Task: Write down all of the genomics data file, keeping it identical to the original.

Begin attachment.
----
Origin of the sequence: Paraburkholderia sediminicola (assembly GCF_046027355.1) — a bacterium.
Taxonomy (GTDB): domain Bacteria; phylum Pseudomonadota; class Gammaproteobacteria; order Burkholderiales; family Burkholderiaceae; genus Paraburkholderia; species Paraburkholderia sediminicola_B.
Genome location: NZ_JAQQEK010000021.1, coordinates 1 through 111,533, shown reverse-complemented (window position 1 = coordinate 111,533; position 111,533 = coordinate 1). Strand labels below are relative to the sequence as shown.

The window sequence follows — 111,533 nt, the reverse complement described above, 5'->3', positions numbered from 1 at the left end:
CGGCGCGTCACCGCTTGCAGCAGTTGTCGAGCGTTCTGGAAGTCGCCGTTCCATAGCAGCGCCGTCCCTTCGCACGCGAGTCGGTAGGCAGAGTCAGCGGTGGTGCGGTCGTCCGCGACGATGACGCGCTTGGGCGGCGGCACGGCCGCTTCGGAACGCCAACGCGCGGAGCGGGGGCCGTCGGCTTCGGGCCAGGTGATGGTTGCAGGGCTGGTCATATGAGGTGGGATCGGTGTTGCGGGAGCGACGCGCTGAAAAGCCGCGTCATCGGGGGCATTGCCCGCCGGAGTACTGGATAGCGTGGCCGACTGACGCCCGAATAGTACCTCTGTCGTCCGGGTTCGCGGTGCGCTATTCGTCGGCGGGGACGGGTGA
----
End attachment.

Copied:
Origin of the sequence: Paraburkholderia sediminicola (assembly GCF_046027355.1) — a bacterium.
Taxonomy (GTDB): domain Bacteria; phylum Pseudomonadota; class Gammaproteobacteria; order Burkholderiales; family Burkholderiaceae; genus Paraburkholderia; species Paraburkholderia sediminicola_B.
Genome location: NZ_JAQQEK010000021.1, coordinates 1 through 111,533, shown reverse-complemented (window position 1 = coordinate 111,533; position 111,533 = coordinate 1). Strand labels below are relative to the sequence as shown.

The window sequence follows — 111,533 nt, the reverse complement described above, 5'->3', positions numbered from 1 at the left end:
CGGCGCGTCACCGCTTGCAGCAGTTGTCGAGCGTTCTGGAAGTCGCCGTTCCATAGCAGCGCCGTCCCTTCGCACGCGAGTCGGTAGGCAGAGTCAGCGGTGGTGCGGTCGTCCGCGACGATGACGCGCTTGGGCGGCGGCACGGCCGCTTCGGAACGCCAACGCGCGGAGCGGGGGCCGTCGGCTTCGGGCCAGGTGATGGTTGCAGGGCTGGTCATATGAGGTGGGATCGGTGTTGCGGGAGCGACGCGCTGAAAAGCCGCGTCATCGGGGGCATTGCCCGCCGGAGTACTGGATAGCGTGGCCGACTGACGCCCGAATAGTACCTCTGTCGTCCGGGTTCGCGGTGCGCTATTCGTCGGCGGGGACGGGTGA